The American Civil Liberties Union is pressing a federal health agency to ensure that religiously-affiliated hospitals provide emergency reproductive care as required by federal law.
"The lives and health of pregnant women seeking medical care should be of paramount importance," expressed Brigitte Amiri, senior staff attorney with the ACLU Reproductive Freedom Project, in a statement Thursday. "No woman should have to worry that she will not receive the care she needs based on the affiliation of the nearest hospital."
In a letter dated Thursday, the ACLU asked the Centers for Medicaid and Medicare Services (CMS) to investigate situations in which the lives and health of patients were jeopardized as a result of hospitals' adherence to religious doctrine, rather than medical ethics.
The group also asked the Baltimore-based agency to issue a formal clarification that denying emergency reproductive health care violates the Emergency Medical Treatment and Active Labor Act (EMTALA) and the Conditions of Participation of Medicare and Medicaid (COP).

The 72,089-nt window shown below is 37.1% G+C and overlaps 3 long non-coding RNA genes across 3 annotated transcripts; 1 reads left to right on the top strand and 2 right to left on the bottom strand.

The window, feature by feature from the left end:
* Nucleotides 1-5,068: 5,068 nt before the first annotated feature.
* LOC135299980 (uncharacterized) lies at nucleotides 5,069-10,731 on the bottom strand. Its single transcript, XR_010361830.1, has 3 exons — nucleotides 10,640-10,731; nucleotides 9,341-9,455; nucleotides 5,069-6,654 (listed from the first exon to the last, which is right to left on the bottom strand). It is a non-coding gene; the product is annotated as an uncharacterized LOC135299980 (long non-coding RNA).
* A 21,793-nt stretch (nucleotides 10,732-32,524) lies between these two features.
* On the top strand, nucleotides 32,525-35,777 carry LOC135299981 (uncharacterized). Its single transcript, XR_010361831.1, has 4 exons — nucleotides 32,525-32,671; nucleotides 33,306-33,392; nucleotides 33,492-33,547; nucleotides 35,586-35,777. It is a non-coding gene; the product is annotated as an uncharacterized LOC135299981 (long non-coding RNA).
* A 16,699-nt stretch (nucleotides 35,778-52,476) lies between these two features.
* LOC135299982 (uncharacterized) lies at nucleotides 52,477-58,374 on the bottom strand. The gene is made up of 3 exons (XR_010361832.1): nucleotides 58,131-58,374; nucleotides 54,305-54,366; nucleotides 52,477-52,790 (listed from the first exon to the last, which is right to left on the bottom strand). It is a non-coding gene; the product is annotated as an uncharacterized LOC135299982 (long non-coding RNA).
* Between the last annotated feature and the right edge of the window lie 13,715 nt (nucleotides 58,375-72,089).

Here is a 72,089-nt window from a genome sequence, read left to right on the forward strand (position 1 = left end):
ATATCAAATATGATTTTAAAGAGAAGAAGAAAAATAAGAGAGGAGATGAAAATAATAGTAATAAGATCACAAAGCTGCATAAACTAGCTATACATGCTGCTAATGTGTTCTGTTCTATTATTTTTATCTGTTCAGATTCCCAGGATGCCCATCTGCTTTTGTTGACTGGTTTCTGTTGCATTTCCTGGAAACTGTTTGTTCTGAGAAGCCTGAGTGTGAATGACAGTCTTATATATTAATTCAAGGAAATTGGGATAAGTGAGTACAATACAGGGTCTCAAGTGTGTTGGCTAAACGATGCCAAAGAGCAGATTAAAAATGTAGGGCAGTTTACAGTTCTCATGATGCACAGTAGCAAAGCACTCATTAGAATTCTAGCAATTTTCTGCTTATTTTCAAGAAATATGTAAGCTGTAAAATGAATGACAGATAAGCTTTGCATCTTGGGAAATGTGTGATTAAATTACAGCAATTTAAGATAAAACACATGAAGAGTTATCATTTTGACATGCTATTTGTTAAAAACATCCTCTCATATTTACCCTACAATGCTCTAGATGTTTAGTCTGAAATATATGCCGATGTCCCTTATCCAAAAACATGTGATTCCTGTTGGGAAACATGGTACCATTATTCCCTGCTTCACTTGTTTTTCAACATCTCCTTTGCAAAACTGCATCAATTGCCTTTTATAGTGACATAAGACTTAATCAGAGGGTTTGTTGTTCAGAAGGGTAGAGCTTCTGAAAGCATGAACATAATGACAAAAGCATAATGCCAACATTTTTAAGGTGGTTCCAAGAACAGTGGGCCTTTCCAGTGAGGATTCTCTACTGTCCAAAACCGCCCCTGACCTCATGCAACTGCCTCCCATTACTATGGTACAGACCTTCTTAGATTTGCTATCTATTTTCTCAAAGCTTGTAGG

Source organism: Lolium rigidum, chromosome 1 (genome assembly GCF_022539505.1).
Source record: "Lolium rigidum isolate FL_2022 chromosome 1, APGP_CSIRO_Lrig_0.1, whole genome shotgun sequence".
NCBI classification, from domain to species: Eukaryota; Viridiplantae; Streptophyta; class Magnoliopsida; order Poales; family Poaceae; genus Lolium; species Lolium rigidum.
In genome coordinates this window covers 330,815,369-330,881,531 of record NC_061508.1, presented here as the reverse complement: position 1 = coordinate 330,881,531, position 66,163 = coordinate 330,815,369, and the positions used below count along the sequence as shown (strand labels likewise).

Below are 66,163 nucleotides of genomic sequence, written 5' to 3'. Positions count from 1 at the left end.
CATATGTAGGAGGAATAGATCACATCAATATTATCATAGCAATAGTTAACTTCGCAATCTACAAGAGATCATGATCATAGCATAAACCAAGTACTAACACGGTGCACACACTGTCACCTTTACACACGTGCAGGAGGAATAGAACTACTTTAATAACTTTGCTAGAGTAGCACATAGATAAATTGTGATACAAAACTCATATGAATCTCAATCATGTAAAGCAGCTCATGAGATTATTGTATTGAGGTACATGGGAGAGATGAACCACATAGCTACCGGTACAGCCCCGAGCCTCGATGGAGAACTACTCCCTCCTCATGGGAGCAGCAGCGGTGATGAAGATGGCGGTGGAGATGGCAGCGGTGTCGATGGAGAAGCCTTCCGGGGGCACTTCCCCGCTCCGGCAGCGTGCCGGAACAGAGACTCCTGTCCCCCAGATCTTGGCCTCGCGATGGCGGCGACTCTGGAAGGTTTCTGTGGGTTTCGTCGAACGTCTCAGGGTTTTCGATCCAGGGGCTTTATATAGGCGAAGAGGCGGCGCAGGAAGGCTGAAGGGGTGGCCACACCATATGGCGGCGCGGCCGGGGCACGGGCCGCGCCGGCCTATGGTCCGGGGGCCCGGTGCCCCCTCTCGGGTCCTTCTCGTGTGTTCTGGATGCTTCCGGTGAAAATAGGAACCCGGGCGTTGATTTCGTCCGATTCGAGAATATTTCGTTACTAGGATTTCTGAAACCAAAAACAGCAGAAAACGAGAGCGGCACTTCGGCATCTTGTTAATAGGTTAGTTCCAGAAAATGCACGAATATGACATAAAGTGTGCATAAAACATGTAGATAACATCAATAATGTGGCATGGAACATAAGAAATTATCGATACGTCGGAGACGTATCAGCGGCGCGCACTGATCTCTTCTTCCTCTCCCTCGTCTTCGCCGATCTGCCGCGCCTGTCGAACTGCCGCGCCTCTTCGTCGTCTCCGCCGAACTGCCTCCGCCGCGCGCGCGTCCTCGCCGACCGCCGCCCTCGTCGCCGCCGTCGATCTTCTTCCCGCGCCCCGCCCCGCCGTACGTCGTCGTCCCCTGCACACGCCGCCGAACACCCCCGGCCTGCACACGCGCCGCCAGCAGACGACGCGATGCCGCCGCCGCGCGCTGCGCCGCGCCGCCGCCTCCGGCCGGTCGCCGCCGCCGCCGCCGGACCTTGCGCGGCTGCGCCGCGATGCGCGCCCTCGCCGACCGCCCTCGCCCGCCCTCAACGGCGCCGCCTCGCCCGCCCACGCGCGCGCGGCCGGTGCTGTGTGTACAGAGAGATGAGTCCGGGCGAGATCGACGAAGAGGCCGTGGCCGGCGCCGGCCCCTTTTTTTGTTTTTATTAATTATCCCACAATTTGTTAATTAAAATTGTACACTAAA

"Religiously-affiliated hospitals – which are often the only hospital in a particular area – are not exempt from providing critical care to patients who come through their doors," stated Daniel Pochoda, legal director of the ACLU of Arizona, which witnessed one of the cases that prompted Thursday's letter.
"The government must ensure that the well-being of the patient does not take a back seat to religious beliefs," added ACLU Legislative Counsel Vania Leveille.
In announcing its latest move, the ACLU said it was acting in response to situations such as one that occurred last year in Phoenix, where a pregnant woman with life-threatening pulmonary hypertension was taken to a Catholic hospital, which then debated whether to terminate the pregnancy.
While the ethics committee of St. Joseph's Hospital and Medical Center ultimately approved the procedure, the sister who served on the committee was demoted.
"[T]he hospital in this case made the right decision in saving this woman's life," said Pochoda.
However, he added, "the subsequent treatment of the staff could have a chilling effect on the staff at hospitals across the country that may face similar situations in the future."
According to the ACLU, Catholic hospitals operate 15 percent of the nation's hospital beds.
Previously known as the Health Care Financing Administration (HCFA), CMS is a federal agency within the United States Department of Health and Human Services (DHHS) that administers the Medicare program. It also works in partnership with state governments to administer Medicaid, the State Children's Health Insurance Program (SCHIP), and health insurance portability standards.